The Role of Assets In Place: Loss of Market Exclusivity and Investment
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We utilize a novel identification strategy to analyze the impact of assets in place on firms' decisions for future projects. We exploit the context in the pharmaceutical industry, where the loss of market exclusivity for a branded drug can be used to separate the impact of cash flows generated by a firm's current assets in place from the characteristics of its future investment opportunities. We first show that around the exclusivity losses in our sample of large drugs, the affected firms' profitability drop significantly. The timing of this profitability decrease was predetermined many years ago, and therefore, arguably independent of current investment opportunities. Nevertheless, we find that R&D spending drops by approximately 25% over two years following the loss of exclusivity. We also find that stock repurchases and cash balances decline significantly. Our findings do not support the predictions of traditional capital budgeting, but are more consistent with the pecking order theory. These results further point to a lack of long-term lifecycle management that could mitigate the effect of predictable negative shocks to cash flows.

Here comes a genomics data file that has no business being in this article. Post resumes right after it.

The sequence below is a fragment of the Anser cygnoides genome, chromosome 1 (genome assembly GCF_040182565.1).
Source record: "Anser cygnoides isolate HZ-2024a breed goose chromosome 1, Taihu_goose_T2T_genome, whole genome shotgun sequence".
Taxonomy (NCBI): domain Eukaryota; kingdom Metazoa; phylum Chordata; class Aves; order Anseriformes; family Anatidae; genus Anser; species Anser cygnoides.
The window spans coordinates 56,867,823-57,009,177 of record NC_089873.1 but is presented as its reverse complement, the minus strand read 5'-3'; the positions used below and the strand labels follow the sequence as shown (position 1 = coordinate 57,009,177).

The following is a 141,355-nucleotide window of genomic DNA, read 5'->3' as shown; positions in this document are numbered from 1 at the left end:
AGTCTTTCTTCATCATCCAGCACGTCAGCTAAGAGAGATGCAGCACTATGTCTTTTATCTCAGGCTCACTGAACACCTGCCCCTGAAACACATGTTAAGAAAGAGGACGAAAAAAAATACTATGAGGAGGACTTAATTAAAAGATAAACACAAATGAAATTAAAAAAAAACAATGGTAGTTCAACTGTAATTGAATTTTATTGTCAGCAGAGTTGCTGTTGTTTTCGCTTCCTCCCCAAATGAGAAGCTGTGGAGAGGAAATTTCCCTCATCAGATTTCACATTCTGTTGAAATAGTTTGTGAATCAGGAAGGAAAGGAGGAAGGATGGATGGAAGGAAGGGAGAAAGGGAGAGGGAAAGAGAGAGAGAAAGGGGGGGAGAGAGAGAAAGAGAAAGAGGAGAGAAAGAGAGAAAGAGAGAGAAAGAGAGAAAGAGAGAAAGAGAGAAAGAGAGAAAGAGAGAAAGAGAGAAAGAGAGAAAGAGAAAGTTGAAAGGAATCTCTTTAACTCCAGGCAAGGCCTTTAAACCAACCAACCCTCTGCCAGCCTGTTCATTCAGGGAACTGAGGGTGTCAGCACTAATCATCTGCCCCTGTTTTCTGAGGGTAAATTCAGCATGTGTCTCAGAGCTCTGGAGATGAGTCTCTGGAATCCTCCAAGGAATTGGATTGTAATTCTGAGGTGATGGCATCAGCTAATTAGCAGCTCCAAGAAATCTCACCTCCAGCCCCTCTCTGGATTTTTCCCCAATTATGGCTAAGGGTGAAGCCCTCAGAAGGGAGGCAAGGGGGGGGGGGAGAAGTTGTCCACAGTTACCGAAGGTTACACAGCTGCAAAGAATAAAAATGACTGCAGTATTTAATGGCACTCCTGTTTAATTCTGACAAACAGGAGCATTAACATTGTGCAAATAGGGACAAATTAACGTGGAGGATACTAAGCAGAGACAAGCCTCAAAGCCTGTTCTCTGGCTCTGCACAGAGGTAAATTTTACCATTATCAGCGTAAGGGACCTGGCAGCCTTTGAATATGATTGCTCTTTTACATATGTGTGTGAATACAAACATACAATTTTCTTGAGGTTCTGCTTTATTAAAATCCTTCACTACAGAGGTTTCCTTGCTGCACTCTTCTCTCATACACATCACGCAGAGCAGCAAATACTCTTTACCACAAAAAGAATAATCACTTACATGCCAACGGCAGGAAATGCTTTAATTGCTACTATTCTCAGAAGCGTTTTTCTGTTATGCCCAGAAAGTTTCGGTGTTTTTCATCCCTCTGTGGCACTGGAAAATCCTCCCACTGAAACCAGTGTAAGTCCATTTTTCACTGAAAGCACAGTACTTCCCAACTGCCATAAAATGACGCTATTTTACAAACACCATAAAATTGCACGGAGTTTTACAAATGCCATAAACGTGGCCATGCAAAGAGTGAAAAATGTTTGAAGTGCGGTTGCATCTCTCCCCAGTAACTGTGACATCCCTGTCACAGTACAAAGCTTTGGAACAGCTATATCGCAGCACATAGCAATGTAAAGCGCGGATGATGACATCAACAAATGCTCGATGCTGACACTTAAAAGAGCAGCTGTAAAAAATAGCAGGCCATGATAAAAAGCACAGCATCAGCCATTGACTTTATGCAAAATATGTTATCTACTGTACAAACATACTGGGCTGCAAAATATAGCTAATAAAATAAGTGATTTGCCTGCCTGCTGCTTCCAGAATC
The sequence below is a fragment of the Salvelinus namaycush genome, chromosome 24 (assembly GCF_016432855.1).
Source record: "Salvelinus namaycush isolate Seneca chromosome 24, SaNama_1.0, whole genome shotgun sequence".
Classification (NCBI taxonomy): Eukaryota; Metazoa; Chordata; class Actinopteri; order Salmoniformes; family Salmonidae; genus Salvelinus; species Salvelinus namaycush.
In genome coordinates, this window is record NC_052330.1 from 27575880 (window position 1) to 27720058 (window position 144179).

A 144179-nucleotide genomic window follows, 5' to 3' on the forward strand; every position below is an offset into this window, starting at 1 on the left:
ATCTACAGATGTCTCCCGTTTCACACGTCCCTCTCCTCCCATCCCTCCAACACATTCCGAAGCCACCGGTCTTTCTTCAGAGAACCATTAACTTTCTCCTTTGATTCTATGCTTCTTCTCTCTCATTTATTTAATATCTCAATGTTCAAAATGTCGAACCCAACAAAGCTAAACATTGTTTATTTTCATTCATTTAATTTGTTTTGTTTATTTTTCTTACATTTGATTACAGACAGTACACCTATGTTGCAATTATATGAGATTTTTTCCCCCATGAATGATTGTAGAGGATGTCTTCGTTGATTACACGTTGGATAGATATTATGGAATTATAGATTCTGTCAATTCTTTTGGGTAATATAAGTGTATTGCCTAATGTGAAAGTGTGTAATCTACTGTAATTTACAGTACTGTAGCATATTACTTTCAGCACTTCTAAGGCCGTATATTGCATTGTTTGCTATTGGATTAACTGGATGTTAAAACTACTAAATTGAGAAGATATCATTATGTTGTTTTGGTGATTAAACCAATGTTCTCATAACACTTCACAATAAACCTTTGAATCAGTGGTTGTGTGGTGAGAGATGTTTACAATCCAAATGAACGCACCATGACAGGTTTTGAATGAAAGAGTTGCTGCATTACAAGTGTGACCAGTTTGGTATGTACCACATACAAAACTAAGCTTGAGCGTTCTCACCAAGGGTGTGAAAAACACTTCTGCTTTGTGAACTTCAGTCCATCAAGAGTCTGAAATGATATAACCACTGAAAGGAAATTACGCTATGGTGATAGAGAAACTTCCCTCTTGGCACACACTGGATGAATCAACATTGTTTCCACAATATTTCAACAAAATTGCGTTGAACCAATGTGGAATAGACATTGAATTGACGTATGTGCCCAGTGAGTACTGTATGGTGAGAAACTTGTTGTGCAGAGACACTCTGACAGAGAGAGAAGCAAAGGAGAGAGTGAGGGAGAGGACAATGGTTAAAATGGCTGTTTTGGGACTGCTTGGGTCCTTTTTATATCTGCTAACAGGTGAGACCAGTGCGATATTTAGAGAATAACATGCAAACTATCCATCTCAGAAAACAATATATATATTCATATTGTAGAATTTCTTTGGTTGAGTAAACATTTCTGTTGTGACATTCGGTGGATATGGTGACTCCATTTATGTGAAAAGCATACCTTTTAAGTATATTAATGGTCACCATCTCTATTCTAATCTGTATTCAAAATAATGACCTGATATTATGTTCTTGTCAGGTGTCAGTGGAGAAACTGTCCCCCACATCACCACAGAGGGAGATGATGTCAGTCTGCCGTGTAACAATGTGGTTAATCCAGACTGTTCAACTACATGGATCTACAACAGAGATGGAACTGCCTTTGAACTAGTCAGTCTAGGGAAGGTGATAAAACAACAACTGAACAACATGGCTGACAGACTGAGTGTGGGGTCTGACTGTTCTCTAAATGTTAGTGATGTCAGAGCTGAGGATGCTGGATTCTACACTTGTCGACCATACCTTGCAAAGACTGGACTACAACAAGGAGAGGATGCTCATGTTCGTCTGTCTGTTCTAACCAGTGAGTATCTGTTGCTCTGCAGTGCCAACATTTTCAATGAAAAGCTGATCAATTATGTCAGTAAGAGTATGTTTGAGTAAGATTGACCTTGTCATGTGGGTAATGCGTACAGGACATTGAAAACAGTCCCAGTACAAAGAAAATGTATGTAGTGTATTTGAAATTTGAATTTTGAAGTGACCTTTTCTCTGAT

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Document Object Identifier (DOI): 10.3386/w27588